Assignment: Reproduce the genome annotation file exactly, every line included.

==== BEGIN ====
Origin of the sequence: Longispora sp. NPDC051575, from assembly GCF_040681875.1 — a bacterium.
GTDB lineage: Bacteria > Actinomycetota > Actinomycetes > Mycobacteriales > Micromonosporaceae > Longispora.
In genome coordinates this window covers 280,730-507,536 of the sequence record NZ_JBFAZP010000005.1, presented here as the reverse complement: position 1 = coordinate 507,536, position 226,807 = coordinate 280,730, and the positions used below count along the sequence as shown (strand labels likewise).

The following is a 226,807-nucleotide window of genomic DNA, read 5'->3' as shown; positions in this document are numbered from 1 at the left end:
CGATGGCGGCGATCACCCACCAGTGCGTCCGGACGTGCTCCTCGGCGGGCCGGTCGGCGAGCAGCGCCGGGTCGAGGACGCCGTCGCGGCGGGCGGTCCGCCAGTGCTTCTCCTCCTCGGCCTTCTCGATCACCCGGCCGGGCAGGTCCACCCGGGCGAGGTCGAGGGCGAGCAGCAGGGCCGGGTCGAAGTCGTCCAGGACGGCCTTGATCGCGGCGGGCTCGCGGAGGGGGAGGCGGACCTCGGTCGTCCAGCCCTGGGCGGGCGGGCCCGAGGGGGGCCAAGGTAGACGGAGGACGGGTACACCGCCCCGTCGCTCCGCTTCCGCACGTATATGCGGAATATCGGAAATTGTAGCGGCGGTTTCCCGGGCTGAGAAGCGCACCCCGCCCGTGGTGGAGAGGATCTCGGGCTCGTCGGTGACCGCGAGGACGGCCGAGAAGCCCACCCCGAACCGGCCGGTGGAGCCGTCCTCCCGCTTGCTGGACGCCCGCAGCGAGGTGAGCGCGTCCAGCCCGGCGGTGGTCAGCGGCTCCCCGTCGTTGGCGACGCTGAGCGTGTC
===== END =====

Origin of the sequence: Longispora sp. NPDC051575, from assembly GCF_040681875.1 — a bacterium.
GTDB lineage: Bacteria > Actinomycetota > Actinomycetes > Mycobacteriales > Micromonosporaceae > Longispora.
In genome coordinates this window covers 280,730-507,536 of the sequence record NZ_JBFAZP010000005.1, presented here as the reverse complement: position 1 = coordinate 507,536, position 226,807 = coordinate 280,730, and the positions used below count along the sequence as shown (strand labels likewise).

The following is a 226,807-nucleotide window of genomic DNA, read 5'->3' as shown; positions in this document are numbered from 1 at the left end:
CGATGGCGGCGATCACCCACCAGTGCGTCCGGACGTGCTCCTCGGCGGGCCGGTCGGCGAGCAGCGCCGGGTCGAGGACGCCGTCGCGGCGGGCGGTCCGCCAGTGCTTCTCCTCCTCGGCCTTCTCGATCACCCGGCCGGGCAGGTCCACCCGGGCGAGGTCGAGGGCGAGCAGCAGGGCCGGGTCGAAGTCGTCCAGGACGGCCTTGATCGCGGCGGGCTCGCGGAGGGGGAGGCGGACCTCGGTCGTCCAGCCCTGGGCGGGCGGGCCCGAGGGGGGCCAAGGTAGACGGAGGACGGGTACACCGCCCCGTCGCTCCGCTTCCGCACGTATATGCGGAATATCGGAAATTGTAGCGGCGGTTTCCCGGGCTGAGAAGCGCACCCCGCCCGTGGTGGAGAGGATCTCGGGCTCGTCGGTGACCGCGAGGACGGCCGAGAAGCCCACCCCGAACCGGCCGGTGGAGCCGTCCTCCCGCTTGCTGGACGCCCGCAGCGAGGTGAGCGCGTCCAGCCCGGCGGTGGTCAGCGGCTCCCCGTCGTTGGCGACGCTGAGCGTGTC